“When there’s coffee: drink it, and when there’s a bathroom: use it.”
This golden nugget of advice was imparted upon me while I was still at university, interning at a TV station inDallas,Texas. It came from a crusty, grumpy older cameraman, as he smoked a cigarette and waited for his reporter to finish a live shot at a crime scene.
It is excellent advice for a woman, and a journalist. You don’t ever want to miss a special “news” moment, when the car carrying the politician arrives or the convict is marched into court, because you are too tired or have to take a much-needed bathroom break. It is never worth the look on your boss’s face when you tell him or her you didn’t get “that” shot.
Consequently, my day in Johannesburg,South Africa always begins with enough coffee to make me sociable. If I am presenting or anchoring the morning news- I am shepherded into the make-up room and fussed over by a team of stylists. If I am reporting it is less glamorous, I usually put on my make-up in the car on the way to work, stuck in Joburg traffic and trying not to rear-end anyone.
Of course looking the part is not the most important part, it is, however, a necessary evil when you are in front of the camera. But life hasn’t always been like this for me. Three years ago, I was reporting undercover inZimbabwe, where I was born and raised. My face was never on TV, and I did my best NOT to be seen. Back then, the only wardrobe question in my mind was “if I go to jail today- will I be warm enough in these clothes?”
In 2007 and 2008, Zimbabwewas a no-go for journalists. The government, controlled by Robert Mugabe’s ruling ZANU-PF party, was incredibly hostile to foreign media organizations. Basically- anyone who wasn’t willing to report on how wonderful ZANU-PF was.
Reporting there was terrifying. You never knew whom you could trust, and those who were brave enough to speak to you on-camera were always nervous of getting victimized after the program aired. I was begged many times by interview subjects to blur their faces and distort their voices in an effort to keep their identities a secret. It was a tremendous responsibility, and I learned a few things the hard way.
On June 6th 2007, for example, I was beaten by members of the Zimbabwean police force, while filming a women’s march in centralBulawayo. It was an awful, painful experience. I remember crying uncontrollably and begging for my life. It was undignified, unnecessary and illegal, and I was angry for a very long time.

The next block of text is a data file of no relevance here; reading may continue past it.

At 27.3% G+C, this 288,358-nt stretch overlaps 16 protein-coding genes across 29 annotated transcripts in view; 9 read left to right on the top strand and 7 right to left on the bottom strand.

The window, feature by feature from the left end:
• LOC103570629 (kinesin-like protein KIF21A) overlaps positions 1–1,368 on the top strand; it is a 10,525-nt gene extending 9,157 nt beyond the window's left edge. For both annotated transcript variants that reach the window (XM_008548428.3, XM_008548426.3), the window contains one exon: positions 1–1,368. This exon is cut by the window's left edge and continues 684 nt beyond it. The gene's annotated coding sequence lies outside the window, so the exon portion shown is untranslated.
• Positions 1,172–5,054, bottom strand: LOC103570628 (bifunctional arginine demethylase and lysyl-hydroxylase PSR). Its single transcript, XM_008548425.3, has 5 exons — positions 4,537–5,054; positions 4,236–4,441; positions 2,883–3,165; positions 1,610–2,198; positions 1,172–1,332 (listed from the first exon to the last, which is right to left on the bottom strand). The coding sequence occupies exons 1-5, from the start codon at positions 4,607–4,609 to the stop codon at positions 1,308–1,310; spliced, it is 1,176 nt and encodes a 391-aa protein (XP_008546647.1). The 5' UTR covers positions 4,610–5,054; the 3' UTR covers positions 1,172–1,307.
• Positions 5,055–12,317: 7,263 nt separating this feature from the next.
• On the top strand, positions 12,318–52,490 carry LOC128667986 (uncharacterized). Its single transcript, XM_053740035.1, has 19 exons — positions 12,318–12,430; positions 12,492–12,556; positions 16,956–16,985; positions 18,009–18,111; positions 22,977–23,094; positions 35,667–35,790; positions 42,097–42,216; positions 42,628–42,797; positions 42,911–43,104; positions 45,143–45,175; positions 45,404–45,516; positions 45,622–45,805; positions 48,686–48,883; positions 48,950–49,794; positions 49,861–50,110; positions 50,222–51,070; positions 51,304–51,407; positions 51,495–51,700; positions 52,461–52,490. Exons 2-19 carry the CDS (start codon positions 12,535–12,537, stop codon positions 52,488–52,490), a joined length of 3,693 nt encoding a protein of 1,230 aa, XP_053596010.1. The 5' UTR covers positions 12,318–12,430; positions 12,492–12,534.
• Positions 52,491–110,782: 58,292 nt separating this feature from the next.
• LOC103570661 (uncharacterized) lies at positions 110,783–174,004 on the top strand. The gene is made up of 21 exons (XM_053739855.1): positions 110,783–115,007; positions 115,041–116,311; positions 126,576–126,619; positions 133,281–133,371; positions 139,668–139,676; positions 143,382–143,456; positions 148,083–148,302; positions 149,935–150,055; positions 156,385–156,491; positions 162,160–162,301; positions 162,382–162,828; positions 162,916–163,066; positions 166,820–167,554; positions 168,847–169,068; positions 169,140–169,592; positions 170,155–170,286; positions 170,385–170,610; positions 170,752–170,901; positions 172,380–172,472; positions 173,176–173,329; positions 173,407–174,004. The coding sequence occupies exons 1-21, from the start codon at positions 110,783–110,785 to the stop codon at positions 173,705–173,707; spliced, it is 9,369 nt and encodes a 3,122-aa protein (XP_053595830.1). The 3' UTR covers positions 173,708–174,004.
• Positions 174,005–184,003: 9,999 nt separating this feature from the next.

A year later, in the midst of Zimbabwe’s hotly contested presidential election, I was again in trouble. Suspecting that foreign journalists were reporting from my home, I was woken up at around 4am by thirty armed police officers, demanding to search my house for equipment and BBC or SKY reporters they believed to be hiding there. There were no foreign journalists- just me, and I got away. But when police realized that I had evaded them, they arrested my 60-year old Mother, locking her in a stinking, freezing, overcrowded jail cell for four nights.
It is a gut-wrenching feeling, going out onto the streets of your own country, doing a job you know is important but one that the government views as subversive. After my Mum was locked up I didn’t want to report anymore, it wasn’t worth it. I swore if she got out of jail unharmed that I would never pick up a video camera or a microphone again. She did get out, unharmed, and being a former journalist herself she encouraged me to keep reporting. I leftZimbabwe, and started up my career inSouth Africa.
Today, after being honoured as a “brave, young journalist” by dignitaries such as First Lady Michelle Obama, I’m not sure if I know if what I did was brave. Ultimately, I lost a lot and risked even more, but I could leave afterwards, I fled the violence and intimidation inZimbabweand began my career in neighboringSouth Africa. But most of the people I reported on during that period remain inZimbabwetoday and still face ongoing harassment.
Life is much easier for me, but not a day goes by when I don’t yearn to report in the country of my birth. That pang of guilt, mixed with fear, doesn’t go away.
Today, drinking enough coffee and knowing exactly where the nearest bathroom is may seem mundane in comparison to the struggles that still exist for journalists in Zimbabwe. However, I am always thankful that I don’t have to hide my identity, and can hold my head high knowing the news I deliver is always free and fair.